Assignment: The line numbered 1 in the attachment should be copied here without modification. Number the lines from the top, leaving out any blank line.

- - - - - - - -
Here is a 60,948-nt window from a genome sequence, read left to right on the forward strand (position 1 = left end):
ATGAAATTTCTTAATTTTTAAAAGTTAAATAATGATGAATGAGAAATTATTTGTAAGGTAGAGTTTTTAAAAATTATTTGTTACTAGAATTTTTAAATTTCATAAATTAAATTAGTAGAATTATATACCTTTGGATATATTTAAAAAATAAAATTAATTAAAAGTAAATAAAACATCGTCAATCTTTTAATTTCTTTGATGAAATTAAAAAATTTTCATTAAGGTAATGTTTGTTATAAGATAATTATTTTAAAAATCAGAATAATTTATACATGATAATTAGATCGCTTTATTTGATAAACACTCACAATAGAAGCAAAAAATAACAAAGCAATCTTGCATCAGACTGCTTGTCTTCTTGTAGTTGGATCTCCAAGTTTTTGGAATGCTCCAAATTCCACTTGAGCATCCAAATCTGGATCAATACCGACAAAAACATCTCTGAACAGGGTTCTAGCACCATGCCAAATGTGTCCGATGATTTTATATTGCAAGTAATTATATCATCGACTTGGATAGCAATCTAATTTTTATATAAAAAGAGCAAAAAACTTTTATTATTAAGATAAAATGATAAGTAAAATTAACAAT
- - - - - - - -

Here is a 60,948-nt window from a genome sequence, read left to right on the forward strand (position 1 = left end):